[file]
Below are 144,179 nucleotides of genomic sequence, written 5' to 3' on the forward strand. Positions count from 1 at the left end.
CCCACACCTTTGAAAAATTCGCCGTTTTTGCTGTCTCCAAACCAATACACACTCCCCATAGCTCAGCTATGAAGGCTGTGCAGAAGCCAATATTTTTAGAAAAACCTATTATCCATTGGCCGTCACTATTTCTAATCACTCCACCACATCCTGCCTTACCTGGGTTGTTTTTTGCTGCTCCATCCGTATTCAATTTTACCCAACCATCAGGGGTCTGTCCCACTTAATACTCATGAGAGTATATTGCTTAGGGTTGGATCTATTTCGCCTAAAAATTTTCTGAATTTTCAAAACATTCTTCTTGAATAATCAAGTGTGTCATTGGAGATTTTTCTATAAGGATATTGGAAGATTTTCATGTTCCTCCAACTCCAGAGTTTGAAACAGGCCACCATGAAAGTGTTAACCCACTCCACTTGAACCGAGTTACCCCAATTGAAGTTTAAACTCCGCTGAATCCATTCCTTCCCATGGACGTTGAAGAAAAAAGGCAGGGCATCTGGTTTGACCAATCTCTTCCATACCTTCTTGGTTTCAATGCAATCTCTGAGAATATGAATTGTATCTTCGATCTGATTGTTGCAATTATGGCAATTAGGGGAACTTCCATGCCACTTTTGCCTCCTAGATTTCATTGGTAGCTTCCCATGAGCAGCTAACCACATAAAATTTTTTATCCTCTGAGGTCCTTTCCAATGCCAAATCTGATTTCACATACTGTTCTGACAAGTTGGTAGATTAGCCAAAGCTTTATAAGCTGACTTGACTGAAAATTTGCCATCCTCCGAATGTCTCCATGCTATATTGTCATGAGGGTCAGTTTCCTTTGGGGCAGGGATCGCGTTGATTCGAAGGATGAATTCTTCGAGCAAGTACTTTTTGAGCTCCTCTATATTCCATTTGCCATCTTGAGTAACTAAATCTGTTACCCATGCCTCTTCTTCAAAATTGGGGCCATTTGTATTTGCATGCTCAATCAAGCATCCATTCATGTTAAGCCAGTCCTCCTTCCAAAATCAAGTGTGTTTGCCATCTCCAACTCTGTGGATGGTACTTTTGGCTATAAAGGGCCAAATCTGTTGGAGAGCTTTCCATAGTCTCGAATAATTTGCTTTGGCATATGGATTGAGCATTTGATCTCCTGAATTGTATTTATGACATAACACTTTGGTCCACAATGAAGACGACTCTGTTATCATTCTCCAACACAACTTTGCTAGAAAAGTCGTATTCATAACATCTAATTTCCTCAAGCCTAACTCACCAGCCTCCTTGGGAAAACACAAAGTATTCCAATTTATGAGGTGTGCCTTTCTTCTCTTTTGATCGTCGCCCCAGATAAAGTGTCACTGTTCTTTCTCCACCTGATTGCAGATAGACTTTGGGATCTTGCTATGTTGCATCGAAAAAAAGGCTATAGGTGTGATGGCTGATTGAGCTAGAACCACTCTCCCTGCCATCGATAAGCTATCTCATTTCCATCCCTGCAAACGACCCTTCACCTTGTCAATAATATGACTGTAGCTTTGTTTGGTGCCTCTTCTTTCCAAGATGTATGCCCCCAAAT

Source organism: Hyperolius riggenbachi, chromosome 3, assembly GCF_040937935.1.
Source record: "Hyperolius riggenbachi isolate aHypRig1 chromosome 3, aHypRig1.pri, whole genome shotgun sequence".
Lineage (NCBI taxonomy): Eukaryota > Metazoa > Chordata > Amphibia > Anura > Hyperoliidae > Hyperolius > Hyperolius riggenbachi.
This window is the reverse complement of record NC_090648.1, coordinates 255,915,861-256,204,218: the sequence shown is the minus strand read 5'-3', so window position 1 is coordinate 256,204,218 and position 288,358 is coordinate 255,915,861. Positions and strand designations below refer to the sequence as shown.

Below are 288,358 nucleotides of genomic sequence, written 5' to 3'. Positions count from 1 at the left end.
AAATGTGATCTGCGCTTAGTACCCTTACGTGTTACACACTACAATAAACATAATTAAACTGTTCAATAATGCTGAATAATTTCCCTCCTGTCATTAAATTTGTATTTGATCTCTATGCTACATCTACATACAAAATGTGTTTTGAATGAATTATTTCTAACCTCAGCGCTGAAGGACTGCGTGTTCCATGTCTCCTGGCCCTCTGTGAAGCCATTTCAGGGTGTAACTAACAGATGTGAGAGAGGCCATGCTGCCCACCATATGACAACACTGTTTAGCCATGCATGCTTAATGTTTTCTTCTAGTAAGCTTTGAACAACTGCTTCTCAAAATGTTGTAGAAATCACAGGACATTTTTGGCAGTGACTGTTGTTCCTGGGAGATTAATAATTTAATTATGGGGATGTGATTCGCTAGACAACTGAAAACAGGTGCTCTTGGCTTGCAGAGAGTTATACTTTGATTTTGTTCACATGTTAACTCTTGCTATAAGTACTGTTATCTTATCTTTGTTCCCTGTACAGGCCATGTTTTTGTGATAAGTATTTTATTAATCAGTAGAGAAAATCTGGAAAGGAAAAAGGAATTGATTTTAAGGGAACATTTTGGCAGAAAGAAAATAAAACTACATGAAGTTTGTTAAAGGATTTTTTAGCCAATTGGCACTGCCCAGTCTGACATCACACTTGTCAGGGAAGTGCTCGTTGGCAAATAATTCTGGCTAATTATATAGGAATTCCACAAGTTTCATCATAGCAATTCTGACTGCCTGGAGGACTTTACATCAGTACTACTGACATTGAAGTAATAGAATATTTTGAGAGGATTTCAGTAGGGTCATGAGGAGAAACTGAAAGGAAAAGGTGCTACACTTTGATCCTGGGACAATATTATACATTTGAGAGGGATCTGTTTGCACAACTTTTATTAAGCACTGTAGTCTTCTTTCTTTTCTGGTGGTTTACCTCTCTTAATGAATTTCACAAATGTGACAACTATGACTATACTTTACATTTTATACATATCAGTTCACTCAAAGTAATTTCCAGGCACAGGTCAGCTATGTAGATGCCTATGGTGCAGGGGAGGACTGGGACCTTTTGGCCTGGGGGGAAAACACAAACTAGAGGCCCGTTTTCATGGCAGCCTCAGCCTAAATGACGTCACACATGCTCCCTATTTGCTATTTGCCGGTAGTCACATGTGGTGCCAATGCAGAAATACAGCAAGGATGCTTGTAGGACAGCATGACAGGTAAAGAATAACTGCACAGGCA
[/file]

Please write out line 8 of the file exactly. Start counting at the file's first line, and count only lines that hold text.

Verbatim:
AAATGTGATCTGCGCTTAGTACCCTTACGTGTTACACACTACAATAAACATAATTAAACTGTTCAATAATGCTGAATAATTTCCCTCCTGTCATTAAATTTGTATTTGATCTCTATGCTACATCTACATACAAAATGTGTTTTGAATGAATTATTTCTAACCTCAGCGCTGAAGGACTGCGTGTTCCATGTCTCCTGGCCCTCTGTGAAGCCATTTCAGGGTGTAACTAACAGATGTGAGAGAGGCCATGCTGCCCACCATATGACAACACTGTTTAGCCATGCATGCTTAATGTTTTCTTCTAGTAAGCTTTGAACAACTGCTTCTCAAAATGTTGTAGAAATCACAGGACATTTTTGGCAGTGACTGTTGTTCCTGGGAGATTAATAATTTAATTATGGGGATGTGATTCGCTAGACAACTGAAAACAGGTGCTCTTGGCTTGCAGAGAGTTATACTTTGATTTTGTTCACATGTTAACTCTTGCTATAAGTACTGTTATCTTATCTTTGTTCCCTGTACAGGCCATGTTTTTGTGATAAGTATTTTATTAATCAGTAGAGAAAATCTGGAAAGGAAAAAGGAATTGATTTTAAGGGAACATTTTGGCAGAAAGAAAATAAAACTACATGAAGTTTGTTAAAGGATTTTTTAGCCAATTGGCACTGCCCAGTCTGACATCACACTTGTCAGGGAAGTGCTCGTTGGCAAATAATTCTGGCTAATTATATAGGAATTCCACAAGTTTCATCATAGCAATTCTGACTGCCTGGAGGACTTTACATCAGTACTACTGACATTGAAGTAATAGAATATTTTGAGAGGATTTCAGTAGGGTCATGAGGAGAAACTGAAAGGAAAAGGTGCTACACTTTGATCCTGGGACAATATTATACATTTGAGAGGGATCTGTTTGCACAACTTTTATTAAGCACTGTAGTCTTCTTTCTTTTCTGGTGGTTTACCTCTCTTAATGAATTTCACAAATGTGACAACTATGACTATACTTTACATTTTATACATATCAGTTCACTCAAAGTAATTTCCAGGCACAGGTCAGCTATGTAGATGCCTATGGTGCAGGGGAGGACTGGGACCTTTTGGCCTGGGGGGAAAACACAAACTAGAGGCCCGTTTTCATGGCAGCCTCAGCCTAAATGACGTCACACATGCTCCCTATTTGCTATTTGCCGGTAGTCACATGTGGTGCCAATGCAGAAATACAGCAAGGATGCTTGTAGGACAGCATGACAGGTAAAGAATAACTGCACAGGCA